New York Auto Stripping: What You Need to Know
New York has laws against auto stripping, which is when someone takes parts off of a car that doesn’t belong to them, usually to sell those parts for profit. Auto stripping is a pretty big problem in New York, especially in big cities like New York City. This article will explain what auto stripping is, what the different laws say about it, and what kind of penalties you can face if you get caught doing it.
Penalties for Auto Stripping in New York
The specific penalties for an auto stripping conviction will depend on the degree of the offense and your criminal history. But in general, the potential punishments include:
- Up to 1 year in jail for a misdemeanor conviction
- State prison time between 1 to 7 years for a felony conviction
- Fines up to $5000
- Restitution to compensate the vehicle owner for damage and stolen parts
- Probation between 1 to 5 years
Auto stripping often results in multiple criminal charges too. For example, you may be charged with auto stripping as well as:
- Grand larceny for stealing vehicle parts
- Criminal mischief for damaging the vehicle
- Possession of burglar’s tools if you used tools to remove parts
- Buying/receiving or criminal possession of stolen property for selling the parts
So you could end up facing consecutive sentences if convicted of multiple crimes. That’s why it’s so important to speak with a criminal defense attorney if you’ve been accused of auto stripping. An experienced attorney understands these laws and can build the strongest defense to avoid a conviction or minimize the penalties.
Defenses to Auto Stripping Charges
There are some potential defenses that a skilled lawyer may be able to raise on your behalf to fight auto stripping accusations, such as:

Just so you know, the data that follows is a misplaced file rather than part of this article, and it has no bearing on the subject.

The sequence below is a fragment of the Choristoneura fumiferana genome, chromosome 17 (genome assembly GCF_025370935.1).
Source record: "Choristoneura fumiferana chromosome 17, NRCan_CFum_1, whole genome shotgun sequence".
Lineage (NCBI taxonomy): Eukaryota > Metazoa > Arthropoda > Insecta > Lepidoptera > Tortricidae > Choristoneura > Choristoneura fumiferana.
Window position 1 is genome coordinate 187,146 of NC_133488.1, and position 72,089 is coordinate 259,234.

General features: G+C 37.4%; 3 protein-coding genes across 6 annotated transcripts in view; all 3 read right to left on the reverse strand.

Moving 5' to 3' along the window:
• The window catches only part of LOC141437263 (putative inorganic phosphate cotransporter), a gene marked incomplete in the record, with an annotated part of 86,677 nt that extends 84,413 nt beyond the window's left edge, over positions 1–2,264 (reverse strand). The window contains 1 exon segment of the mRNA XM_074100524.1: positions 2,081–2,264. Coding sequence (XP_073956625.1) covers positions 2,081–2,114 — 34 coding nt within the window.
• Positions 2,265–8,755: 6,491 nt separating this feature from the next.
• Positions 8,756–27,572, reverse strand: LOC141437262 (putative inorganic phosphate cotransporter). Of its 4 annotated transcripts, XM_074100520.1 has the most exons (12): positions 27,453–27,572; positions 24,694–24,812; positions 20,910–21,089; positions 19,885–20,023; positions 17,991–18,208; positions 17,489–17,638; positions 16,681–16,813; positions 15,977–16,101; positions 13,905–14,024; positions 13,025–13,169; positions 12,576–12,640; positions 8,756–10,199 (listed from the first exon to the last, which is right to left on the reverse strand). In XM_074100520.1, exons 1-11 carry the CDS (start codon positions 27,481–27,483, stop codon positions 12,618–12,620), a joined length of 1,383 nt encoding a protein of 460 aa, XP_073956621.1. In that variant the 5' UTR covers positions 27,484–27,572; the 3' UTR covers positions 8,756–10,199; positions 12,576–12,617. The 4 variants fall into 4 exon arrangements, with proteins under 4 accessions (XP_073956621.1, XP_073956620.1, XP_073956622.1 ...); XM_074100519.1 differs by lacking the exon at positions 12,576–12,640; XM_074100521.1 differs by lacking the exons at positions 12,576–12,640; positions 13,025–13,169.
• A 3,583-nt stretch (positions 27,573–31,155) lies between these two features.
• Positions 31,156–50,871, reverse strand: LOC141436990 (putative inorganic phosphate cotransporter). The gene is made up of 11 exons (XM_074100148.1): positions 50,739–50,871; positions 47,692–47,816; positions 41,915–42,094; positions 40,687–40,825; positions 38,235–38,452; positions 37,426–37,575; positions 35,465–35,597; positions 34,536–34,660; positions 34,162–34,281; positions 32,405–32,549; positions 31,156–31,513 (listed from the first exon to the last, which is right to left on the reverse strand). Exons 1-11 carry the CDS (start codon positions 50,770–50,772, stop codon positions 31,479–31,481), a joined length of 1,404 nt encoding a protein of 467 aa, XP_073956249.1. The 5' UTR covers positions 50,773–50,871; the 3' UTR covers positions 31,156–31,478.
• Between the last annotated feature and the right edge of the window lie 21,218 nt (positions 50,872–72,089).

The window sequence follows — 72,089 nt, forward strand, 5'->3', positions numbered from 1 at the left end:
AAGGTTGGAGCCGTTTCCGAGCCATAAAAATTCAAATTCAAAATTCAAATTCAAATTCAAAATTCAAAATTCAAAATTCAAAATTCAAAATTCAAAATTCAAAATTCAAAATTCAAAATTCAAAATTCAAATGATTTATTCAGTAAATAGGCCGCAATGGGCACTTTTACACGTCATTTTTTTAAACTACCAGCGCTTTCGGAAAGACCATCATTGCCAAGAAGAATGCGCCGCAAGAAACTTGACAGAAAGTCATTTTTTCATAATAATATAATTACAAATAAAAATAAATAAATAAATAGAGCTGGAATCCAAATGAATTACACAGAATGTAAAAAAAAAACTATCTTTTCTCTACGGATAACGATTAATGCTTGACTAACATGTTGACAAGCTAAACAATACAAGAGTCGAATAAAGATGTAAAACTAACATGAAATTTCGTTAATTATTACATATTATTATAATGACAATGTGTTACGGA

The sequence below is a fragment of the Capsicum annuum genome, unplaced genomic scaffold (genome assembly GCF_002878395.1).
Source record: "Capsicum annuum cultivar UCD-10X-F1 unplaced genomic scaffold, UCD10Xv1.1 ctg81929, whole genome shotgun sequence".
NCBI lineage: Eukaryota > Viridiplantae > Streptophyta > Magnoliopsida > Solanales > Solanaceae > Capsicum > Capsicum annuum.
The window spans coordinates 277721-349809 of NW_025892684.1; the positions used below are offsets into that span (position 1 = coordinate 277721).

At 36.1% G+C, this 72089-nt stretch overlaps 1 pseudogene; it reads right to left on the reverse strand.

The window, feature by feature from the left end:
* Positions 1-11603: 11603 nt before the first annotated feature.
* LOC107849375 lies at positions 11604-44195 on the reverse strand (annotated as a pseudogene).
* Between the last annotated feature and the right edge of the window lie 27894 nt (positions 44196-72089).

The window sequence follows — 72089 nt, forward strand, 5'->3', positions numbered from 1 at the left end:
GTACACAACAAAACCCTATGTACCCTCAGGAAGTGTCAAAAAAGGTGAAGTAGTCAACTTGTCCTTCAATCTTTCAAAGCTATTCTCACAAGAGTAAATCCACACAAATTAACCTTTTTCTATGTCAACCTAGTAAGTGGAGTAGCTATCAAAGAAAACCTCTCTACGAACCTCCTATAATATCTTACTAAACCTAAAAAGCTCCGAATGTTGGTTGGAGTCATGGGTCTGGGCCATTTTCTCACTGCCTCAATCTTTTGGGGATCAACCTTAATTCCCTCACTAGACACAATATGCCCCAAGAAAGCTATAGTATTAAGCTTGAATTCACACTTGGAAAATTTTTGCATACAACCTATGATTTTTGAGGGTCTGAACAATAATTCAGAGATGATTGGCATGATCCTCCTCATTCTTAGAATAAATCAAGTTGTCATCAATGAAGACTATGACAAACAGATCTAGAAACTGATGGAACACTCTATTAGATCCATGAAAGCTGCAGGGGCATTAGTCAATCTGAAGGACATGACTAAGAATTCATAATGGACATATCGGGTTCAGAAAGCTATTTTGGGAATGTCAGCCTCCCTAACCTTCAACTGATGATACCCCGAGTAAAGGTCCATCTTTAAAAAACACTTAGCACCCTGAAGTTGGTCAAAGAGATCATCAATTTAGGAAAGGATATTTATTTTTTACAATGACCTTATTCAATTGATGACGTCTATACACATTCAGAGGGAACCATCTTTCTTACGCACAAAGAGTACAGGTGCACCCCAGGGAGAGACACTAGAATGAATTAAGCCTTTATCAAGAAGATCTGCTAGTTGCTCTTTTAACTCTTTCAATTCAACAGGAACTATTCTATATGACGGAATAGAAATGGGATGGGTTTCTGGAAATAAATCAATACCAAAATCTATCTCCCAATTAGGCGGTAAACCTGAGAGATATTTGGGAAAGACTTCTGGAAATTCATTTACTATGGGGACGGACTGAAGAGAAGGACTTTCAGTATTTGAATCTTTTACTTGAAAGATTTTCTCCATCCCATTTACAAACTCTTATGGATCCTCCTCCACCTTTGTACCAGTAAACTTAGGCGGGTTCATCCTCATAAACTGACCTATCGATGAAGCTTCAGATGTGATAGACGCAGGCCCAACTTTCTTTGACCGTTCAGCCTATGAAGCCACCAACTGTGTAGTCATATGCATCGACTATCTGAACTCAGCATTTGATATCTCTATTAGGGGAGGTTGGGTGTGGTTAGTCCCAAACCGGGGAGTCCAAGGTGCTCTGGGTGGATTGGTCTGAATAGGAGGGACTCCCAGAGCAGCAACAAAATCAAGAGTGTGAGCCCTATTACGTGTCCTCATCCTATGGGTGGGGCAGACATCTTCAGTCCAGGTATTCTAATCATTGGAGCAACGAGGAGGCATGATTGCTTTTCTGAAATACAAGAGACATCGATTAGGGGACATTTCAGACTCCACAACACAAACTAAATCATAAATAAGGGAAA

- You had permission: If the vehicle owner gave you permission to remove parts, then you aren’t guilty of stripping. However, the permission must be proven.
- The vehicle was abandoned: It’s not auto stripping if you took parts from a vehicle that was abandoned. But you must prove the car was actually abandoned under the legal definition.
- You weren’t the stripper: If your lawyer can show police arrested the wrong person and it wasn’t actually you who stripped the vehicle, the charges should be dismissed.
- Illegal search: If police performed an illegal vehicle search to find stripped parts, those parts and any other evidence may be excluded from the case. This could lead to a dismissal.
- Improper police procedures: If the police made mistakes in collecting evidence or reporting the stripping, the case could be weakened or dismissed.
An experienced criminal defense lawyer will thoroughly investigate the circumstances of your arrest and build the strongest defense strategy possible. This gives you the best chance of avoiding conviction.